News Scientists Are Mapping the Ocean's Plastic Because 99 Percent Is Missing


Alien Princess
Last week, some strange news swept the science internet: Much of the plastic scientists expected to find on the ocean's surface is gone, and no one knows exactly where it is. Now the scientists behind the research have shared a first-of-its-kind map of ocean plastic with National Geographic--and it could be key to solving the mystery.

As the study published in The Proceedings of the National Academy of Sciences last week explains, there should be 99 percent more plastic floating on the surface of the ocean than there is. But a team led by Andres Cozar Cabañas sailed the world for nine months collecting surface data from all over the globe, and found way less plastic than they expected. And that's not good news.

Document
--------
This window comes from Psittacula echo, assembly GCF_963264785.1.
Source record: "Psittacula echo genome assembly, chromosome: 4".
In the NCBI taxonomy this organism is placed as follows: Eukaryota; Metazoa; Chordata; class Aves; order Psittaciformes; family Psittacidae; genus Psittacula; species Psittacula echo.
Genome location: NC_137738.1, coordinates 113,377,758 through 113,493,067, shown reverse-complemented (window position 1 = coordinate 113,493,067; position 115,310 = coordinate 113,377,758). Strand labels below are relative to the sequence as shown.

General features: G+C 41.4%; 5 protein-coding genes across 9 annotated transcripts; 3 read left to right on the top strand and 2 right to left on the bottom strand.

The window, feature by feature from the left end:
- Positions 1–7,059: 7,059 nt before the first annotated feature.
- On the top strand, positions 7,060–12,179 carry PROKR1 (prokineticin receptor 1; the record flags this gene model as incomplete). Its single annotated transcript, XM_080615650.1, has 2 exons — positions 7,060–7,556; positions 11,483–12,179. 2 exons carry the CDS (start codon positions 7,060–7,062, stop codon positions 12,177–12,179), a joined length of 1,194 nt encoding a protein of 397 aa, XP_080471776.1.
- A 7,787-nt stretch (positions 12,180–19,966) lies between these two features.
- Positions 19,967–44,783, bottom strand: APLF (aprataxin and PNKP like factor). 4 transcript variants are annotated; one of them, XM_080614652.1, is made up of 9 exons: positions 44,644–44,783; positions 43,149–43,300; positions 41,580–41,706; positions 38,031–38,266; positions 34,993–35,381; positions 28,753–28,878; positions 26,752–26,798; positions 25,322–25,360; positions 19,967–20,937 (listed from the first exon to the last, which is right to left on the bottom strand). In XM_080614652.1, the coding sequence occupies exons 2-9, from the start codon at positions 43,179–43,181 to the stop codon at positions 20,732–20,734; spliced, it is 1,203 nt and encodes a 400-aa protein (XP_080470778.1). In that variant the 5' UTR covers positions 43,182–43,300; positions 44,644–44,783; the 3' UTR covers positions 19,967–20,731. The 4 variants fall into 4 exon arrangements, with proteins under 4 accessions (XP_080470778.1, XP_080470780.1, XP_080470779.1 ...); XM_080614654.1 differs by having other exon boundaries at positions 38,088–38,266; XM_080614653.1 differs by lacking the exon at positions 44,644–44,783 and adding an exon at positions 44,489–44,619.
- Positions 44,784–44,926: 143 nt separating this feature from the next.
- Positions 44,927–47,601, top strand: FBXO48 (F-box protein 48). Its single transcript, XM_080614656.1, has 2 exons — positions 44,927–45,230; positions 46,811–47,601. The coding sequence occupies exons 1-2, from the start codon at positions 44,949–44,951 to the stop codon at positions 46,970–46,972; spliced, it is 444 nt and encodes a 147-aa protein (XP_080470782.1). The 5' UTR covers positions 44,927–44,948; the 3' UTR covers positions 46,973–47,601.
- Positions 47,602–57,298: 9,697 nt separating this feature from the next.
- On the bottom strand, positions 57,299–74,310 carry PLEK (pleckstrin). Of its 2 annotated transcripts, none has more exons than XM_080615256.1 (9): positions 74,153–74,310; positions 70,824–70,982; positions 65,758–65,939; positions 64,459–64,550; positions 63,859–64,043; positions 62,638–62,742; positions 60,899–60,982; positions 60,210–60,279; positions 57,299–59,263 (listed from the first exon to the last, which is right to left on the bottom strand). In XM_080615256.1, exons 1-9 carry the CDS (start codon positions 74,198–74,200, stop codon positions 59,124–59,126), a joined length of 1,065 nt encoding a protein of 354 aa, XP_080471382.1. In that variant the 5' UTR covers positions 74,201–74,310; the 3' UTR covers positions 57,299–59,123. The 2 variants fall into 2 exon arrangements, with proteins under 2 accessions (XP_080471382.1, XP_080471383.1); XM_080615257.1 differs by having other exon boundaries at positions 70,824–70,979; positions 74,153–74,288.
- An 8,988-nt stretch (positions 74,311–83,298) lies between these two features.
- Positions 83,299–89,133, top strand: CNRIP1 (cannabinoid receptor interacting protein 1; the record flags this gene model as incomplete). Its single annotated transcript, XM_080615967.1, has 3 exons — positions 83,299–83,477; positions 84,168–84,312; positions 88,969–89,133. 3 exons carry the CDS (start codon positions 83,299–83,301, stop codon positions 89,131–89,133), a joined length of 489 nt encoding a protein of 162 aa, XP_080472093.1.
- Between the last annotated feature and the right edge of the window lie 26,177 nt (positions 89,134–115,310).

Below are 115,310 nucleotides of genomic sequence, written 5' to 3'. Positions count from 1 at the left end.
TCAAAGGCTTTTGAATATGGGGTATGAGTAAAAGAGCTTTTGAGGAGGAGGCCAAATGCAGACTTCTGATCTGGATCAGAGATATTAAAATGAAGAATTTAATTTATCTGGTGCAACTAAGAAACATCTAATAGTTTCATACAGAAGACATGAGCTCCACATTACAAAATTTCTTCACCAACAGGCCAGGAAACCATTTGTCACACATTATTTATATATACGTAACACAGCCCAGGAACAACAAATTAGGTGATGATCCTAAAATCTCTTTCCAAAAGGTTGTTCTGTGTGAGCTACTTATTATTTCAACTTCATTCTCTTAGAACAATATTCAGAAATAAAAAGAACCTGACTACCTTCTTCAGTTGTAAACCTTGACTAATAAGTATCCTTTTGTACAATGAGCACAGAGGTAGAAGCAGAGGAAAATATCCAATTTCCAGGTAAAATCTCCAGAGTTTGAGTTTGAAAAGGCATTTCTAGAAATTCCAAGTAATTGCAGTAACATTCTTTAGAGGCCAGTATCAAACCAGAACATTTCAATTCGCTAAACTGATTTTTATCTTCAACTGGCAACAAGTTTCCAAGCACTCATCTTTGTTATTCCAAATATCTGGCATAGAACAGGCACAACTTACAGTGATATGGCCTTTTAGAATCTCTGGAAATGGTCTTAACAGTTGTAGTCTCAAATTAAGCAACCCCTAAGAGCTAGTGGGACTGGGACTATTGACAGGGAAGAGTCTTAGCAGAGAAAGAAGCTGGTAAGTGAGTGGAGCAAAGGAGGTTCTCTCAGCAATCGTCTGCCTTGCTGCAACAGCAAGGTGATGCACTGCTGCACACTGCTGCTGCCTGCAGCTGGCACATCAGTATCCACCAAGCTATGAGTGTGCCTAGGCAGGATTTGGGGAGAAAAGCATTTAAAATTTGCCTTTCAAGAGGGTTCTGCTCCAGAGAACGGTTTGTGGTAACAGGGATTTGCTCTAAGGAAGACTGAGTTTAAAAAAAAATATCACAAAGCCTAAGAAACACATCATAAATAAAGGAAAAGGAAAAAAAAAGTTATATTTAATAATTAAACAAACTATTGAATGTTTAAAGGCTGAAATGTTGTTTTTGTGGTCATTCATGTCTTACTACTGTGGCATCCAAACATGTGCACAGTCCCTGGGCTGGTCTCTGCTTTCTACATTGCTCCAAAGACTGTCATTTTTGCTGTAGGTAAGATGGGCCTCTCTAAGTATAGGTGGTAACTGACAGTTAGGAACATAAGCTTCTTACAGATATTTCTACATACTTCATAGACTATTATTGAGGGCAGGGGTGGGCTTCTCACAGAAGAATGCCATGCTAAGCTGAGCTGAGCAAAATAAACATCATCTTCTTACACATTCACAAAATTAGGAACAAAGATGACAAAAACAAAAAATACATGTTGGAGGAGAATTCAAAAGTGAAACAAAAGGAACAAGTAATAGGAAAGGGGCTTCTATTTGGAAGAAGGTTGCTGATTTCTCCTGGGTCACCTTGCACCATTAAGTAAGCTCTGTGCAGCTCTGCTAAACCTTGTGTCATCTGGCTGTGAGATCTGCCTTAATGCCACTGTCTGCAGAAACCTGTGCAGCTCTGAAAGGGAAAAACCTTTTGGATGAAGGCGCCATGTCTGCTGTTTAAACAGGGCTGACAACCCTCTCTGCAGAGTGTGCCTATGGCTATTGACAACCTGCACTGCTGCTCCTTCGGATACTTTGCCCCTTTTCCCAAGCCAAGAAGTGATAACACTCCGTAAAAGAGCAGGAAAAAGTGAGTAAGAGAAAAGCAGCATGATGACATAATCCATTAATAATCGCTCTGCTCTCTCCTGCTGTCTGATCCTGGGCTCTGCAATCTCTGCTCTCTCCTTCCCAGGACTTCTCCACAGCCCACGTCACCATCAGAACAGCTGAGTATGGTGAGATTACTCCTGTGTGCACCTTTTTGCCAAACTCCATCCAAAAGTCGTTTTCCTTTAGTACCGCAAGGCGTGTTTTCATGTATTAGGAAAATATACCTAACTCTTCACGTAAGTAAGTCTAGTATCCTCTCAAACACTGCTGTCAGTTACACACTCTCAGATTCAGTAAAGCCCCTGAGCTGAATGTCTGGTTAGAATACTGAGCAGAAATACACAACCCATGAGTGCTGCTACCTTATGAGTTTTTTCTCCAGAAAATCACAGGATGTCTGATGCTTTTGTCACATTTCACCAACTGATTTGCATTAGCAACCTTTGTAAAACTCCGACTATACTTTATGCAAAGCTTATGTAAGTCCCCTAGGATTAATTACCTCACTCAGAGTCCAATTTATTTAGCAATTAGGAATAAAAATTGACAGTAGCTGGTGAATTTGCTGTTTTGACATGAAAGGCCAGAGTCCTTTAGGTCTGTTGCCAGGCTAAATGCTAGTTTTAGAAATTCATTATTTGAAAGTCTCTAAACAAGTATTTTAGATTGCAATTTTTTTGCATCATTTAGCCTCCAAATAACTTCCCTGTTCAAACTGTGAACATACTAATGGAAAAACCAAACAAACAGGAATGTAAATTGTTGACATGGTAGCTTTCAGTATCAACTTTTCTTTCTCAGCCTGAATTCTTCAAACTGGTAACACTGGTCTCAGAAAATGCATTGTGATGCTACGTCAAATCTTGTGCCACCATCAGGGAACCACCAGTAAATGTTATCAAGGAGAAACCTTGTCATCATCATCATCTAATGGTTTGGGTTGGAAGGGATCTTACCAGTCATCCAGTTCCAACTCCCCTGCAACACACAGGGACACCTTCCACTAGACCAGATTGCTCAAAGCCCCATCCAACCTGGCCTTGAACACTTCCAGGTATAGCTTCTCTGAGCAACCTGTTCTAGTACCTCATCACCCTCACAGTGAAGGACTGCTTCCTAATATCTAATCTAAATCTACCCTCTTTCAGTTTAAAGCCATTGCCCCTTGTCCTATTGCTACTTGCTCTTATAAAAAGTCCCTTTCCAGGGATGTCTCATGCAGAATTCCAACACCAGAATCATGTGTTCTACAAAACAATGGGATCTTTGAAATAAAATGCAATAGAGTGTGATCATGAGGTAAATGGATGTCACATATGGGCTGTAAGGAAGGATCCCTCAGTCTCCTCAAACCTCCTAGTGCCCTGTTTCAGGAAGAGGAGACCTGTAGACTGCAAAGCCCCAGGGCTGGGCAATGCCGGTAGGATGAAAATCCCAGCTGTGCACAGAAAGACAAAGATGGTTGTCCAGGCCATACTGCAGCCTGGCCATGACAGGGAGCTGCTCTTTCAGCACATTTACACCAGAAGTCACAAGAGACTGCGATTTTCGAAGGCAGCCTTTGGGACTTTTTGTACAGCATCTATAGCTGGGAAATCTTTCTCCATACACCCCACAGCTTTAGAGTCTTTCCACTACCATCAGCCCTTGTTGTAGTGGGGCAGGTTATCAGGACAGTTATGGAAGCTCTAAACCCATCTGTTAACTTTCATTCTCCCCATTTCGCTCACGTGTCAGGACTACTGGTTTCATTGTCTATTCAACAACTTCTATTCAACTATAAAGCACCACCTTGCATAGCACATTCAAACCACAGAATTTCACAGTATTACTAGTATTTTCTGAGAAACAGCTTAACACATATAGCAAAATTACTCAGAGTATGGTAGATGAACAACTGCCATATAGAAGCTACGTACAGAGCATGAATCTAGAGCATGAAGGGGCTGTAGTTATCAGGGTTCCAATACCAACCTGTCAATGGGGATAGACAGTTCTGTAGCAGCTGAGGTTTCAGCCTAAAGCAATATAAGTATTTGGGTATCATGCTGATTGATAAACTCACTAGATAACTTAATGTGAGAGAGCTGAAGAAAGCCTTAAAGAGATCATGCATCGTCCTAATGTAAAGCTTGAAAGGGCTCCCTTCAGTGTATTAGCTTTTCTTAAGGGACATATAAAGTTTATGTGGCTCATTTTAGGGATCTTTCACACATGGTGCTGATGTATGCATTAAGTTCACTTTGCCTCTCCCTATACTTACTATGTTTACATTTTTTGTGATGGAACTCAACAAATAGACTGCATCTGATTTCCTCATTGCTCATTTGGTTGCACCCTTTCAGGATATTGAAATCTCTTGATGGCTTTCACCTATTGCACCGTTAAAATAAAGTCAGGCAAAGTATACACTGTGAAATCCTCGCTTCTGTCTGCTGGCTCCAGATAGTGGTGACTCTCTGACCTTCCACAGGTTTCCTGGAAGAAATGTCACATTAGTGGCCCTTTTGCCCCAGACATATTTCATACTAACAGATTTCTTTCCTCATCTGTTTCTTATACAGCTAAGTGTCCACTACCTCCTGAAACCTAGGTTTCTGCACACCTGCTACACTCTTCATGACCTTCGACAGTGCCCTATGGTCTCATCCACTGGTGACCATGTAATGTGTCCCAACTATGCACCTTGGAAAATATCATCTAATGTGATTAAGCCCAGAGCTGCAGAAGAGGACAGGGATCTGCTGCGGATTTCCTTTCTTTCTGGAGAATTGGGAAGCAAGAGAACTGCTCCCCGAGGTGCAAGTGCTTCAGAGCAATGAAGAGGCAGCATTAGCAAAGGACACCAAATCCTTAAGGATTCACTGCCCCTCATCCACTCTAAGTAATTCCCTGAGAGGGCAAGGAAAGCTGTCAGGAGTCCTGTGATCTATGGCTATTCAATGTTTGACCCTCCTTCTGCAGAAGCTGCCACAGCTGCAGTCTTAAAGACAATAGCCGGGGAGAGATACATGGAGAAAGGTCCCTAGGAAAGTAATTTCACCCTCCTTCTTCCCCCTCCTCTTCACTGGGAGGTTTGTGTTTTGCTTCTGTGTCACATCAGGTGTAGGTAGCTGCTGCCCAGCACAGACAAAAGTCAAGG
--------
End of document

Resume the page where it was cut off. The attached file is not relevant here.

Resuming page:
Rather, it's pretty terrifying. It's not as though the plastic we put into the ocean is simply resolving itself. Instead, it's likely that as it breaks down into smaller and smaller pieces, fish are eating it. Which, thanks to the magic of the food chain, means we're eating it too—in fact, there's a whole new ecosystem based around this plastic, called the Plastisphere. The first map of the plastic was created by Cozar and his team from over 3,000 samples taken over the course of their expedition:

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